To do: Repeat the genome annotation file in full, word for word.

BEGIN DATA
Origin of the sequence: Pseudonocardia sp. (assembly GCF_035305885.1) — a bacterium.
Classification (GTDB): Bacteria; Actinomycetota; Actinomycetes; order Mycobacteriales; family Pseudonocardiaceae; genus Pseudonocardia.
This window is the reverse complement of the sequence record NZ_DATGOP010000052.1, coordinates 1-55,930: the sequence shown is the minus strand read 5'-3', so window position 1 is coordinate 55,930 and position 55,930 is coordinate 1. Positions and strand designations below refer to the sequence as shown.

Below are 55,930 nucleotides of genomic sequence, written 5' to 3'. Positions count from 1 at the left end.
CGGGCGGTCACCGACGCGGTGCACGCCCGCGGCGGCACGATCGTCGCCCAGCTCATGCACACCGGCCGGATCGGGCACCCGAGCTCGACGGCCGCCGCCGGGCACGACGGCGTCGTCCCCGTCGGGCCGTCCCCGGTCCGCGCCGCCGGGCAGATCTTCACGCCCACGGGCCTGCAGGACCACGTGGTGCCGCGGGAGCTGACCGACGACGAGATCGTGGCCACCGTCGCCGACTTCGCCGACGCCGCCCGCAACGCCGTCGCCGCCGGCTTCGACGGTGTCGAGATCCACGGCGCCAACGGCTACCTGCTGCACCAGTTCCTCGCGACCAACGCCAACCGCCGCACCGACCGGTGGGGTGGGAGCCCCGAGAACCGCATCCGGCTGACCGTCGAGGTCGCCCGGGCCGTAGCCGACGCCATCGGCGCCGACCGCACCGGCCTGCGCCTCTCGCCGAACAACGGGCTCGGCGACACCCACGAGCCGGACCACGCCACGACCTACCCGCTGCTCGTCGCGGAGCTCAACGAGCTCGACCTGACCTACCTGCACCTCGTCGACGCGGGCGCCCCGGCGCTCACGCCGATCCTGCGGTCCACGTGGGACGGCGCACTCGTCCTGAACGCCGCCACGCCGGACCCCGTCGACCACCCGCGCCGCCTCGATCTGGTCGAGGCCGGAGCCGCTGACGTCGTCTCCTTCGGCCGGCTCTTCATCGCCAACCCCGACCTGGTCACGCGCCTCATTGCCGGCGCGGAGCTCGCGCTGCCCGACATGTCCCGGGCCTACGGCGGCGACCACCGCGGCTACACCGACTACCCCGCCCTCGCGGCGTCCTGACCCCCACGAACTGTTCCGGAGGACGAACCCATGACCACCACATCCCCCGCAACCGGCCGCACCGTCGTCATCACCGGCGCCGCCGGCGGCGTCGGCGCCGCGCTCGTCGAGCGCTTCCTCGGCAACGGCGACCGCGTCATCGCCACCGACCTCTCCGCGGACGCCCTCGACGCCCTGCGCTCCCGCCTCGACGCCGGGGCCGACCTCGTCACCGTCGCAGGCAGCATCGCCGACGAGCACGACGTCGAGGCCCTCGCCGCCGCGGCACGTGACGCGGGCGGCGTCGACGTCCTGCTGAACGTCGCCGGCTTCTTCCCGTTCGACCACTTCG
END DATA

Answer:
Origin of the sequence: Pseudonocardia sp. (assembly GCF_035305885.1) — a bacterium.
Classification (GTDB): Bacteria; Actinomycetota; Actinomycetes; order Mycobacteriales; family Pseudonocardiaceae; genus Pseudonocardia.
This window is the reverse complement of the sequence record NZ_DATGOP010000052.1, coordinates 1-55,930: the sequence shown is the minus strand read 5'-3', so window position 1 is coordinate 55,930 and position 55,930 is coordinate 1. Positions and strand designations below refer to the sequence as shown.

Below are 55,930 nucleotides of genomic sequence, written 5' to 3'. Positions count from 1 at the left end.
CGGGCGGTCACCGACGCGGTGCACGCCCGCGGCGGCACGATCGTCGCCCAGCTCATGCACACCGGCCGGATCGGGCACCCGAGCTCGACGGCCGCCGCCGGGCACGACGGCGTCGTCCCCGTCGGGCCGTCCCCGGTCCGCGCCGCCGGGCAGATCTTCACGCCCACGGGCCTGCAGGACCACGTGGTGCCGCGGGAGCTGACCGACGACGAGATCGTGGCCACCGTCGCCGACTTCGCCGACGCCGCCCGCAACGCCGTCGCCGCCGGCTTCGACGGTGTCGAGATCCACGGCGCCAACGGCTACCTGCTGCACCAGTTCCTCGCGACCAACGCCAACCGCCGCACCGACCGGTGGGGTGGGAGCCCCGAGAACCGCATCCGGCTGACCGTCGAGGTCGCCCGGGCCGTAGCCGACGCCATCGGCGCCGACCGCACCGGCCTGCGCCTCTCGCCGAACAACGGGCTCGGCGACACCCACGAGCCGGACCACGCCACGACCTACCCGCTGCTCGTCGCGGAGCTCAACGAGCTCGACCTGACCTACCTGCACCTCGTCGACGCGGGCGCCCCGGCGCTCACGCCGATCCTGCGGTCCACGTGGGACGGCGCACTCGTCCTGAACGCCGCCACGCCGGACCCCGTCGACCACCCGCGCCGCCTCGATCTGGTCGAGGCCGGAGCCGCTGACGTCGTCTCCTTCGGCCGGCTCTTCATCGCCAACCCCGACCTGGTCACGCGCCTCATTGCCGGCGCGGAGCTCGCGCTGCCCGACATGTCCCGGGCCTACGGCGGCGACCACCGCGGCTACACCGACTACCCCGCCCTCGCGGCGTCCTGACCCCCACGAACTGTTCCGGAGGACGAACCCATGACCACCACATCCCCCGCAACCGGCCGCACCGTCGTCATCACCGGCGCCGCCGGCGGCGTCGGCGCCGCGCTCGTCGAGCGCTTCCTCGGCAACGGCGACCGCGTCATCGCCACCGACCTCTCCGCGGACGCCCTCGACGCCCTGCGCTCCCGCCTCGACGCCGGGGCCGACCTCGTCACCGTCGCAGGCAGCATCGCCGACGAGCACGACGTCGAGGCCCTCGCCGCCGCGGCACGTGACGCGGGCGGCGTCGACGTCCTGCTGAACGTCGCCGGCTTCTTCCCGTTCGACCACTTCG